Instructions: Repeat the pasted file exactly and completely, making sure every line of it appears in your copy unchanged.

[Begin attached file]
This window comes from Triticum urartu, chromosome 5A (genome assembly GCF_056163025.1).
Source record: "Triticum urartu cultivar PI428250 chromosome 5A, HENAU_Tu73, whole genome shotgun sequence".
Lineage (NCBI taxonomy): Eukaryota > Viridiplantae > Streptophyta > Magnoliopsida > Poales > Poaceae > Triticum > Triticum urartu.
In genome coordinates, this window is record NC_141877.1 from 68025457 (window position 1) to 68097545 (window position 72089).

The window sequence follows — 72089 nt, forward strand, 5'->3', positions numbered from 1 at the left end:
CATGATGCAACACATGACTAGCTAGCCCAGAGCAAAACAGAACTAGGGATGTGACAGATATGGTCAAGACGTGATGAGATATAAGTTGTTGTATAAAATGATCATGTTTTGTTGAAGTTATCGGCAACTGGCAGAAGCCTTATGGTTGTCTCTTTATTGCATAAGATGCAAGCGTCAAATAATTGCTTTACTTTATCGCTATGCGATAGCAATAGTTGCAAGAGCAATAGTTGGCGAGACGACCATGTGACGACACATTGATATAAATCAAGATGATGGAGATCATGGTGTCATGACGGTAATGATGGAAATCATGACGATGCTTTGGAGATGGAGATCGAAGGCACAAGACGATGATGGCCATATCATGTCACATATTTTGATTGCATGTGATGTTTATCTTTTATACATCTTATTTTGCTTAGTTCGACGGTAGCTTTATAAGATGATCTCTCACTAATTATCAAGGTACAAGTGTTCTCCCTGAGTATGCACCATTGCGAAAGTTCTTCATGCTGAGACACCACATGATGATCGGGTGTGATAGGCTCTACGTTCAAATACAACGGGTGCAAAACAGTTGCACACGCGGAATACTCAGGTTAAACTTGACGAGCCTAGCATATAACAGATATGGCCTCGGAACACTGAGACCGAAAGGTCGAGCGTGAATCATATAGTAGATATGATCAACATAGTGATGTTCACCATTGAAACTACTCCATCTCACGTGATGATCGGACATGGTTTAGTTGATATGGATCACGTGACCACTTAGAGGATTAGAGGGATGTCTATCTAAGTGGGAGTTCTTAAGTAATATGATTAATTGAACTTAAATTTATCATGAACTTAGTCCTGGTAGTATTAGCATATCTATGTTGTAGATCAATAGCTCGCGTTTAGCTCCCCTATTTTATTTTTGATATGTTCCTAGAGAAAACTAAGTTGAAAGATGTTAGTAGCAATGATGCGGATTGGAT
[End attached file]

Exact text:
This window comes from Triticum urartu, chromosome 5A (genome assembly GCF_056163025.1).
Source record: "Triticum urartu cultivar PI428250 chromosome 5A, HENAU_Tu73, whole genome shotgun sequence".
Lineage (NCBI taxonomy): Eukaryota > Viridiplantae > Streptophyta > Magnoliopsida > Poales > Poaceae > Triticum > Triticum urartu.
In genome coordinates, this window is record NC_141877.1 from 68025457 (window position 1) to 68097545 (window position 72089).

The window sequence follows — 72089 nt, forward strand, 5'->3', positions numbered from 1 at the left end:
CATGATGCAACACATGACTAGCTAGCCCAGAGCAAAACAGAACTAGGGATGTGACAGATATGGTCAAGACGTGATGAGATATAAGTTGTTGTATAAAATGATCATGTTTTGTTGAAGTTATCGGCAACTGGCAGAAGCCTTATGGTTGTCTCTTTATTGCATAAGATGCAAGCGTCAAATAATTGCTTTACTTTATCGCTATGCGATAGCAATAGTTGCAAGAGCAATAGTTGGCGAGACGACCATGTGACGACACATTGATATAAATCAAGATGATGGAGATCATGGTGTCATGACGGTAATGATGGAAATCATGACGATGCTTTGGAGATGGAGATCGAAGGCACAAGACGATGATGGCCATATCATGTCACATATTTTGATTGCATGTGATGTTTATCTTTTATACATCTTATTTTGCTTAGTTCGACGGTAGCTTTATAAGATGATCTCTCACTAATTATCAAGGTACAAGTGTTCTCCCTGAGTATGCACCATTGCGAAAGTTCTTCATGCTGAGACACCACATGATGATCGGGTGTGATAGGCTCTACGTTCAAATACAACGGGTGCAAAACAGTTGCACACGCGGAATACTCAGGTTAAACTTGACGAGCCTAGCATATAACAGATATGGCCTCGGAACACTGAGACCGAAAGGTCGAGCGTGAATCATATAGTAGATATGATCAACATAGTGATGTTCACCATTGAAACTACTCCATCTCACGTGATGATCGGACATGGTTTAGTTGATATGGATCACGTGACCACTTAGAGGATTAGAGGGATGTCTATCTAAGTGGGAGTTCTTAAGTAATATGATTAATTGAACTTAAATTTATCATGAACTTAGTCCTGGTAGTATTAGCATATCTATGTTGTAGATCAATAGCTCGCGTTTAGCTCCCCTATTTTATTTTTGATATGTTCCTAGAGAAAACTAAGTTGAAAGATGTTAGTAGCAATGATGCGGATTGGAT